Mapping genotype to phenotype is an essential topic in genetics and genomics research. As the Omics data become increasingly available, genome-wide association study (GWAS) has been widely applied to establish the relationship between genotype and phenotype. However, signals detected by GWAS usually span broad genomic regions with many underneath candidate genes, making it challenging to interpret and validate the molecular functions of the candidate genes. Under the context of genetics research, we hypothesized a causal chain from genotype to phenotype partially mediated by intermediate molecular processes, i.e., gene expression. To test this hypothesis, we applied the high dimensional mediation analysis, a class of causal inference method with an assumed causal chain from the exposure to the mediator to the outcome, and implemented it to the maize diversity panel (N=280 lines). Using 40 publicly available agronomic traits, 66 newly generated metabolic traits, and published RNA-seq data from seven different tissues, we detected N=736 unique mediating genes, explaining an average of 12.7\% phenotypic variance due to mediation. Noticeably, 83/736 (11\%) genes were identified in mediating more than one trait, suggesting the prevalence of pleiotropic mediating effects. Among those pleiotropic mediators, benzoxazinone synthesis 13 (Bx13), a well-characterized gene encoding a 2-oxoglutarate-dependent dioxygenase, was identified mediating 37 different agronomic and metabolic traits. Further genetic and genomic analyses of the bx13 and adjacent mediating genes suggested a 3D co-regulation modulation likely affect their expression levels and eventually lead to phenotypic consequences. Our results suggested the genome-wide mediation analysis is a powerful tool to integrate Omics data in providing causal inference to connect genotype to phenotype.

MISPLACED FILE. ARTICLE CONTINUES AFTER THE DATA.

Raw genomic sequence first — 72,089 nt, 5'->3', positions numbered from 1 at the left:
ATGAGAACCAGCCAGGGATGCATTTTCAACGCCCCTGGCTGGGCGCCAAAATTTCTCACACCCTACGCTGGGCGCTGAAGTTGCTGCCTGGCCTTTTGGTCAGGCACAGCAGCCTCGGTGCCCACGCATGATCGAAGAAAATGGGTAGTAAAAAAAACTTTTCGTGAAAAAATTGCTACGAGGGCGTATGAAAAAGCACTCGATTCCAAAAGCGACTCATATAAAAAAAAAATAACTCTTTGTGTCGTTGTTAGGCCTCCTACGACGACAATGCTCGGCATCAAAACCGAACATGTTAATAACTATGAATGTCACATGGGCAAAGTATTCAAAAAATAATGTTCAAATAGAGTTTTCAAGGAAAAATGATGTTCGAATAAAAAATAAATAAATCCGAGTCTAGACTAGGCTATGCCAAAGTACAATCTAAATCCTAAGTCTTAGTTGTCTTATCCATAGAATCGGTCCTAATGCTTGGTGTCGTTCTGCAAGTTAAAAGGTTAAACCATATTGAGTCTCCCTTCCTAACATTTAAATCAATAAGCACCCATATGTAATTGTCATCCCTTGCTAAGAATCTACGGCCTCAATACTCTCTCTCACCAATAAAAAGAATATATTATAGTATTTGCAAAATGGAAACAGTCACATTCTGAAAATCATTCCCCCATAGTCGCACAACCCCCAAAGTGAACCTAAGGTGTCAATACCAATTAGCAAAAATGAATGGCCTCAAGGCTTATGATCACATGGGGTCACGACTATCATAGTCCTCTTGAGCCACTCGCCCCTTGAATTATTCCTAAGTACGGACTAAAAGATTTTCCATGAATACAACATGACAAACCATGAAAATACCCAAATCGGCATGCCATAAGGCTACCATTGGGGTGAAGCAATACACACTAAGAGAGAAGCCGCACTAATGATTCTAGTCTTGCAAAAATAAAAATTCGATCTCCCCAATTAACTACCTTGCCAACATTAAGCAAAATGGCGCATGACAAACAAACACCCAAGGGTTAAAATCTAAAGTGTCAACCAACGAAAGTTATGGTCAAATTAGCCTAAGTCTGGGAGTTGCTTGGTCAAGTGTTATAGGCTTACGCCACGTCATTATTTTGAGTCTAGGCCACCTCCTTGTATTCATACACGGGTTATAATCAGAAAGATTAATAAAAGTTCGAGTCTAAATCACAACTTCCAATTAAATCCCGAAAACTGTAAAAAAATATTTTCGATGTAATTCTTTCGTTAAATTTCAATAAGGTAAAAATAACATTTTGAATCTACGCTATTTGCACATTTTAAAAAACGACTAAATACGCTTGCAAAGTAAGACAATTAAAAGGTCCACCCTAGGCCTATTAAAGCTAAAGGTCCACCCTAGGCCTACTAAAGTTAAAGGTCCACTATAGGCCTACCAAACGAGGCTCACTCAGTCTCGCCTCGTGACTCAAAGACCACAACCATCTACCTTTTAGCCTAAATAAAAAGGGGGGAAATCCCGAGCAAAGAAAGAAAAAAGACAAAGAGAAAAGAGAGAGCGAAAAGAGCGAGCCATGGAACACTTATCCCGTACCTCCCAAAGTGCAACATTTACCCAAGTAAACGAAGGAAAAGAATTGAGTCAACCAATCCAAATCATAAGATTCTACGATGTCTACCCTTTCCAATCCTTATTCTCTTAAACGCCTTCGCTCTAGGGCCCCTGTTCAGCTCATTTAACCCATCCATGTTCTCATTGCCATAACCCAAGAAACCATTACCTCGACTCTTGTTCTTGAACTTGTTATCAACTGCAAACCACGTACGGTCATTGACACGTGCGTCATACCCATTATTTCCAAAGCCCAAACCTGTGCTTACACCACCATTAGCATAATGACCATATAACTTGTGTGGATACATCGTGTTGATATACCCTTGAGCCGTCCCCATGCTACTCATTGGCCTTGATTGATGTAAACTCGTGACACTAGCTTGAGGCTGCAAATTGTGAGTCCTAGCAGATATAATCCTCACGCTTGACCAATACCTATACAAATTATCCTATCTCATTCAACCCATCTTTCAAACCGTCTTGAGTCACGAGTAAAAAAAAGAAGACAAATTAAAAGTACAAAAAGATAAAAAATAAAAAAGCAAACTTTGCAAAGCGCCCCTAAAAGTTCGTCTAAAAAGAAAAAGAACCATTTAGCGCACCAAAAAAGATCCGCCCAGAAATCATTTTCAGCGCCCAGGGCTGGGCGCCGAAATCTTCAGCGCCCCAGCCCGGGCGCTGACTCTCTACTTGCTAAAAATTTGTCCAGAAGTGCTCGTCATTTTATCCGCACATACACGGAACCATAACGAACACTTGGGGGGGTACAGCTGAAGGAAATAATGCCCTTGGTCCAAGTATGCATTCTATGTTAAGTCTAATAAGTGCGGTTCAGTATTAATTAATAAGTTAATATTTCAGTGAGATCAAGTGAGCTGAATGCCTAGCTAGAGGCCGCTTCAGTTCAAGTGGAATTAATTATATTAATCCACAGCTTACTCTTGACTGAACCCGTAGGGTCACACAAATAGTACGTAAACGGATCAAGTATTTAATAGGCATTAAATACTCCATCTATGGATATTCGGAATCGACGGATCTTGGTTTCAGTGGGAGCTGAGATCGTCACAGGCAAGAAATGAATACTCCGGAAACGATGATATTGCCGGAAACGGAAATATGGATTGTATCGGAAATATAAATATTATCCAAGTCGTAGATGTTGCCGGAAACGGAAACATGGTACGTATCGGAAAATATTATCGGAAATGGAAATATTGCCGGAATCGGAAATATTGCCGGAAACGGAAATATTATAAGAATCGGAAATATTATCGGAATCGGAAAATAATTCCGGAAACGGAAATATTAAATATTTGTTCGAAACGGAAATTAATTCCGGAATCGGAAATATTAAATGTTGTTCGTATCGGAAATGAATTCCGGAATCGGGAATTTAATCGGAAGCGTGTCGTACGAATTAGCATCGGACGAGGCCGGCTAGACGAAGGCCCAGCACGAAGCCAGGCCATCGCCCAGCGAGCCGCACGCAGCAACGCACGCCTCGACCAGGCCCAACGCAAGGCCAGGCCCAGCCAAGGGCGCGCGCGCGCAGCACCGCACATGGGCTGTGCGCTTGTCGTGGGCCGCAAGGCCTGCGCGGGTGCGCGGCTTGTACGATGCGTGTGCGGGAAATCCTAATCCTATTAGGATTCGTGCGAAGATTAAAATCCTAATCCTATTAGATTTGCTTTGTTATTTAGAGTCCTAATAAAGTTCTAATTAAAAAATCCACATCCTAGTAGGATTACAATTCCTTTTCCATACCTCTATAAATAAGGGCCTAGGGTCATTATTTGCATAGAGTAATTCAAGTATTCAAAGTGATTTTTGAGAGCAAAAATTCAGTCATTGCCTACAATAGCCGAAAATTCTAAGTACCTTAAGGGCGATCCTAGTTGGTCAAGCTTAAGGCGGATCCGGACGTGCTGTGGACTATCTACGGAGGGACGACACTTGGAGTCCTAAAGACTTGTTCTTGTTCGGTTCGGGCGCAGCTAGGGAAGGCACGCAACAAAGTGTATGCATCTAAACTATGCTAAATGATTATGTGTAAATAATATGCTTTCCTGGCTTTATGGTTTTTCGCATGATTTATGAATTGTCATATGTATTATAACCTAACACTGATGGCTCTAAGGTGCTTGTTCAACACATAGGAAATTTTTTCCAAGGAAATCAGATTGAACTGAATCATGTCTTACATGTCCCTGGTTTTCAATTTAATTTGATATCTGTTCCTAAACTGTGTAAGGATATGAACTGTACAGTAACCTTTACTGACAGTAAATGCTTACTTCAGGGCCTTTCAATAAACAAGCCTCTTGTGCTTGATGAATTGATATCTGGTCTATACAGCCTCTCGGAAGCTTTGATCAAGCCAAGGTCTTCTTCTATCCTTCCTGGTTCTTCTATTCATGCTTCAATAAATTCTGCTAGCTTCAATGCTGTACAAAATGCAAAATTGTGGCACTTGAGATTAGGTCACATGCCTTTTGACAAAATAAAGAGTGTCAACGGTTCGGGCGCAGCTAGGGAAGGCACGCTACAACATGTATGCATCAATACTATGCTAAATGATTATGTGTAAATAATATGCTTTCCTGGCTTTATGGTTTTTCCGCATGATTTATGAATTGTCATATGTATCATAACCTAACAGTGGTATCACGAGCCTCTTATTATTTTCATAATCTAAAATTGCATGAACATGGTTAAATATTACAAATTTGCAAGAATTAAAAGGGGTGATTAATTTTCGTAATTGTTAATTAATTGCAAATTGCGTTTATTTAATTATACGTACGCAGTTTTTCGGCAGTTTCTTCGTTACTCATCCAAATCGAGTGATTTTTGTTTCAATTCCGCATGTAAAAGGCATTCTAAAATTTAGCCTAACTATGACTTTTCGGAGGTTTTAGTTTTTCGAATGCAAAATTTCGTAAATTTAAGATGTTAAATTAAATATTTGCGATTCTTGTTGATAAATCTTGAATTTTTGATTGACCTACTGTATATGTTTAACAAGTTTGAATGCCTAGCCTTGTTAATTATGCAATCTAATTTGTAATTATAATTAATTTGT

- Downloaded 554 times
- Download rankings, all-time:
- Site-wide: 50,894
- In genetics: 2,314
- Year to date:
- Site-wide: 5,209
- Since beginning of last month:
- Site-wide: 13,437
Downloads over time
Distribution of downloads per paper, site-wide
- 27 Nov 2020: The website and API now include results pulled from medRxiv as well as bioRxiv.
- 18 Dec 2019: We're pleased to announce PanLingua, a new tool that enables you to search for machine-translated bioRxiv preprints using more than 100 different languages.
- 21 May 2019: PLOS Biology has published a community page about Rxivist.org and its design.
- 10 May 2019: The paper analyzing the Rxivist dataset has been published at eLife.
- 1 Mar 2019: We now have summary statistics about bioRxiv downloads and submissions.
- 8 Feb 2019: Data from Altmetric is now available on the Rxivist details page for every preprint. Look for the "donut" under the download metrics.
- 30 Jan 2019: preLights has featured the Rxivist preprint and written about our findings.
- 22 Jan 2019: Nature just published an article about Rxivist and our data.
- 13 Jan 2019: The Rxivist preprint is live!